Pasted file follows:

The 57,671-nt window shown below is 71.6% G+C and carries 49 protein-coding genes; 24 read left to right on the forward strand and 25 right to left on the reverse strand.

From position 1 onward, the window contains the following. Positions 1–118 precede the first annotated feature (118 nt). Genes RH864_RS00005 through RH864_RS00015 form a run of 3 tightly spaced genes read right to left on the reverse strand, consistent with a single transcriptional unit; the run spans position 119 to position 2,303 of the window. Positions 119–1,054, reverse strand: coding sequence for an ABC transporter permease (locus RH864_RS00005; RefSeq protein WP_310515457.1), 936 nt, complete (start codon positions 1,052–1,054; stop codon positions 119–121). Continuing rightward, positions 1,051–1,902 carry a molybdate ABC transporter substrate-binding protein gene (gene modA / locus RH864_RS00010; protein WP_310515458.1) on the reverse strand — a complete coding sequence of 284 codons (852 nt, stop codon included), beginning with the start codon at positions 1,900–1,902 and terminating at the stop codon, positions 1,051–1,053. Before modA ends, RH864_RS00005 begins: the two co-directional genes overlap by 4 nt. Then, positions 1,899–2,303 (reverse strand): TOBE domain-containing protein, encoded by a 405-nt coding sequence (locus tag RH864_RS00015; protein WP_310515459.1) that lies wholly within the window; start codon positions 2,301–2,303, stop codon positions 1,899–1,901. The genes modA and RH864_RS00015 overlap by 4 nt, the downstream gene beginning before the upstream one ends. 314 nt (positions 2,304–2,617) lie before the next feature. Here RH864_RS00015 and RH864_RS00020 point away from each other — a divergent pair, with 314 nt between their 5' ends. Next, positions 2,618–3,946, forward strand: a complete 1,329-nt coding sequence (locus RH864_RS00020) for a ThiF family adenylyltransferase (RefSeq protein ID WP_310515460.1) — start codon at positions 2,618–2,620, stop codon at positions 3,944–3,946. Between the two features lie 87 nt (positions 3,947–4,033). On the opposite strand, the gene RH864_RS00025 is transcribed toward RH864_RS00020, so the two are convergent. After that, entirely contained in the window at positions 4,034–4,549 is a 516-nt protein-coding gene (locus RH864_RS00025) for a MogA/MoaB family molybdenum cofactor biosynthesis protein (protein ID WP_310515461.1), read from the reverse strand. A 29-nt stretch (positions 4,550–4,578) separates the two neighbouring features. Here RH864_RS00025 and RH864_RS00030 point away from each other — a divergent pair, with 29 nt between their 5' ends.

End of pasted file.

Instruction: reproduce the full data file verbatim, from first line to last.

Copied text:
The 57,671-nt window shown below is 71.6% G+C and carries 49 protein-coding genes; 24 read left to right on the forward strand and 25 right to left on the reverse strand.

From position 1 onward, the window contains the following. Positions 1–118 precede the first annotated feature (118 nt). Genes RH864_RS00005 through RH864_RS00015 form a run of 3 tightly spaced genes read right to left on the reverse strand, consistent with a single transcriptional unit; the run spans position 119 to position 2,303 of the window. Positions 119–1,054, reverse strand: coding sequence for an ABC transporter permease (locus RH864_RS00005; RefSeq protein WP_310515457.1), 936 nt, complete (start codon positions 1,052–1,054; stop codon positions 119–121). Continuing rightward, positions 1,051–1,902 carry a molybdate ABC transporter substrate-binding protein gene (gene modA / locus RH864_RS00010; protein WP_310515458.1) on the reverse strand — a complete coding sequence of 284 codons (852 nt, stop codon included), beginning with the start codon at positions 1,900–1,902 and terminating at the stop codon, positions 1,051–1,053. Before modA ends, RH864_RS00005 begins: the two co-directional genes overlap by 4 nt. Then, positions 1,899–2,303 (reverse strand): TOBE domain-containing protein, encoded by a 405-nt coding sequence (locus tag RH864_RS00015; protein WP_310515459.1) that lies wholly within the window; start codon positions 2,301–2,303, stop codon positions 1,899–1,901. The genes modA and RH864_RS00015 overlap by 4 nt, the downstream gene beginning before the upstream one ends. 314 nt (positions 2,304–2,617) lie before the next feature. Here RH864_RS00015 and RH864_RS00020 point away from each other — a divergent pair, with 314 nt between their 5' ends. Next, positions 2,618–3,946, forward strand: a complete 1,329-nt coding sequence (locus RH864_RS00020) for a ThiF family adenylyltransferase (RefSeq protein ID WP_310515460.1) — start codon at positions 2,618–2,620, stop codon at positions 3,944–3,946. Between the two features lie 87 nt (positions 3,947–4,033). On the opposite strand, the gene RH864_RS00025 is transcribed toward RH864_RS00020, so the two are convergent. After that, entirely contained in the window at positions 4,034–4,549 is a 516-nt protein-coding gene (locus RH864_RS00025) for a MogA/MoaB family molybdenum cofactor biosynthesis protein (protein ID WP_310515461.1), read from the reverse strand. A 29-nt stretch (positions 4,550–4,578) separates the two neighbouring features. Here RH864_RS00025 and RH864_RS00030 point away from each other — a divergent pair, with 29 nt between their 5' ends.